While the ontology is derived from numerous open-sourced resources from fast food establishments, the ontology is still relatively broad and may need further elaboration of concepts. For example, \(Soft\_Drinks\) and Hamburger concepts will need additional specific sub-concepts and perhaps class-level restriction definitions to describe “creative” fast food items. Another example is \(Breakfast\_Platter\) which is likely to include portions of other fast food items, which signals that this class and others like it will need to be expanded to be more descriptive. There is also unconventional fast food venues, like “food trucks” and emerging multi-ethnic fusion venues, that may have unique or ethnic offerings that could challenge the model of the Ontology of Fast Food Facts. We also do not account for regional offerings (e.g., McDonald’s in Japan) that have items that could expand the model further. We foresee this ontology to further evolve with the next few iterations towards a standard ontology model of fast food that can link nutritional data for analysis and decision making.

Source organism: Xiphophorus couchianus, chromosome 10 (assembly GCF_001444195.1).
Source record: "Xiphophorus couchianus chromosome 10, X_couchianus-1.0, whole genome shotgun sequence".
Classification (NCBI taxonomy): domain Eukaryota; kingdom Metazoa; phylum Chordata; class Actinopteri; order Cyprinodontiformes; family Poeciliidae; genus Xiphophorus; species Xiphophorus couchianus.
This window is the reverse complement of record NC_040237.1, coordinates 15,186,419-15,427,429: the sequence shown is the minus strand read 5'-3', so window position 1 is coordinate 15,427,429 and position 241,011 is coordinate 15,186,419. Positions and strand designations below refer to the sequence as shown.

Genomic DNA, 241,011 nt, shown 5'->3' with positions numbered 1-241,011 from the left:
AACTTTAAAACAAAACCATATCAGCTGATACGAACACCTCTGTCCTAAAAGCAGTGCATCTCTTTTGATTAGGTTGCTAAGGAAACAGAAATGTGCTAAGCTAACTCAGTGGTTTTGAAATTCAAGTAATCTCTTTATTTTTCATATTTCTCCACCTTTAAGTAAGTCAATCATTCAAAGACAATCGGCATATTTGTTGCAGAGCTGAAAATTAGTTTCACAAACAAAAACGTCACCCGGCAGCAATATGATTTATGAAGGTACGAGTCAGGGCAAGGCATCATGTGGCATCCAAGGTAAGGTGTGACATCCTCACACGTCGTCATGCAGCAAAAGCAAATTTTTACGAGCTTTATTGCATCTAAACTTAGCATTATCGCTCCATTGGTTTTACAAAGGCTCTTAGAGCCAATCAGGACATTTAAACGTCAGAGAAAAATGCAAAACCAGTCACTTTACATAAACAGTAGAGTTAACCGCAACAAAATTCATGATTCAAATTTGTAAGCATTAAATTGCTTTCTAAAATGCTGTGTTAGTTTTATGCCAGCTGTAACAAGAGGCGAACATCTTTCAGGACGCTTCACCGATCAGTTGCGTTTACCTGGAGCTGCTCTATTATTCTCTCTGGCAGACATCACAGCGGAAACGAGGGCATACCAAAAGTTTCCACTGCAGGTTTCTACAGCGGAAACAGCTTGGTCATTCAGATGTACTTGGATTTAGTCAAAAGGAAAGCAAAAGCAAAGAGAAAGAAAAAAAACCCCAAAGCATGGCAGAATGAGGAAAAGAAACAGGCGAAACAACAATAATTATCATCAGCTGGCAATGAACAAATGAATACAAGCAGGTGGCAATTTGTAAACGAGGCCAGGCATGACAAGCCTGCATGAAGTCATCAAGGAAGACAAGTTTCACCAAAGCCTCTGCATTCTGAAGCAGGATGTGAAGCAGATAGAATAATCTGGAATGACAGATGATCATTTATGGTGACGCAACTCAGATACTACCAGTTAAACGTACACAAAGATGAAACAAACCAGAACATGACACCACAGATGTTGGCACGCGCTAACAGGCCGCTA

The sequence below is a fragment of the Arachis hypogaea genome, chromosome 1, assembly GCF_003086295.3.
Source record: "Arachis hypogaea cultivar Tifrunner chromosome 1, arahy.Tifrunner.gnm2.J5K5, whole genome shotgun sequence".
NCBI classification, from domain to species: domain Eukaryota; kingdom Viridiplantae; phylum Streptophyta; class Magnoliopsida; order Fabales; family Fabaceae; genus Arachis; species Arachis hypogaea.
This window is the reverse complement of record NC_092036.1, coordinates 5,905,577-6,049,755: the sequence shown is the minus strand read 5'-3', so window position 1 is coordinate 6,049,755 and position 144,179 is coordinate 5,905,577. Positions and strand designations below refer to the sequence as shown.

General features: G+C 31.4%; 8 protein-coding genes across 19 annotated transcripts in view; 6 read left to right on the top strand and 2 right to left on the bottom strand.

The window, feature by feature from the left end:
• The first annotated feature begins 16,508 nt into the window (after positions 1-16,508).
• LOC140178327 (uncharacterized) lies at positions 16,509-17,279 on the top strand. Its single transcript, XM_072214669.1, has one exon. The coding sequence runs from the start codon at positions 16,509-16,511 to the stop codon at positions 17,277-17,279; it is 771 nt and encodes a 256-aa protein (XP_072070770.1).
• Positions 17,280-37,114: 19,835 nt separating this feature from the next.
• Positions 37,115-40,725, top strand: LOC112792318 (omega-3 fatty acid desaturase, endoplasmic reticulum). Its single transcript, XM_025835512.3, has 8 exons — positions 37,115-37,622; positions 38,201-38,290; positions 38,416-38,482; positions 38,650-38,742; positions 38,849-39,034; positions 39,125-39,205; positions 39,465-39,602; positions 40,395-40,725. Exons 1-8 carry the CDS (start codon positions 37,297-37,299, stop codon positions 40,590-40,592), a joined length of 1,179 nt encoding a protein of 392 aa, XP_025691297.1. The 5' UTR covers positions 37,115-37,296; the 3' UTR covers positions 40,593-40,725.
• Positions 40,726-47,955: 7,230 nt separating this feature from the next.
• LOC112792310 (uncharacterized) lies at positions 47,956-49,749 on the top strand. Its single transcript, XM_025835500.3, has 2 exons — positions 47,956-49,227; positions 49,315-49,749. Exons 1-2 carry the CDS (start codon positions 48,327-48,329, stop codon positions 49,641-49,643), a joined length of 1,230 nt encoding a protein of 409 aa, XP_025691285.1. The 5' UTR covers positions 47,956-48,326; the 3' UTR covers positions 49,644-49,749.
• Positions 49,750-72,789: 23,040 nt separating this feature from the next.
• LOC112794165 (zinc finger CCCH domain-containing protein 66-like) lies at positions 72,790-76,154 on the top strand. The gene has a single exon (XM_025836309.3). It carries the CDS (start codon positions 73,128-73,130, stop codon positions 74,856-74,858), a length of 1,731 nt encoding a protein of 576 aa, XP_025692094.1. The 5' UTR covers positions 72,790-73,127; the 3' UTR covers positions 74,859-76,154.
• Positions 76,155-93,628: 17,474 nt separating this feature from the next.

A noted feature of ontologies is interoperability, to link and extend data sources. There exist certain concepts that enable OFFF to be link to other ontologies. For example, in Fig. 6 we have one of the Ingredients concept, “high fructose corn syrup ingredient” is linked as an equivalent class to the RxNORM’s [48, 49] version of “high fructose corn syrup” to show how an ingredient of a fast food data item (like a soft drink) can be extended with existing knowledge bases of other ontologies. Furthermore assuming RxNORM is extended and linked to other ontologies it can further elaborate more meaning to a fast food ingredient leading to possible analytical and research possibilities for clinical informatics studies. In addition there is an opportunity in linking to biomedical ontologies with the chemical nutritional entities of OFFF that could enhance future analytical endeavors. A major food ontology, the FoodOn ontology [22], aims to be a comprehensive, realist model of food information ranging from processing of food, distribution, packaging, cooking processes, physical attributes, etc. FoodOn is an ontology for expert level research on food and agriculture. We foresee the possibility of utilizing OFFF to link to FoodOn for traceability analysis for fast food information and also possibly extend the scope of OFFF.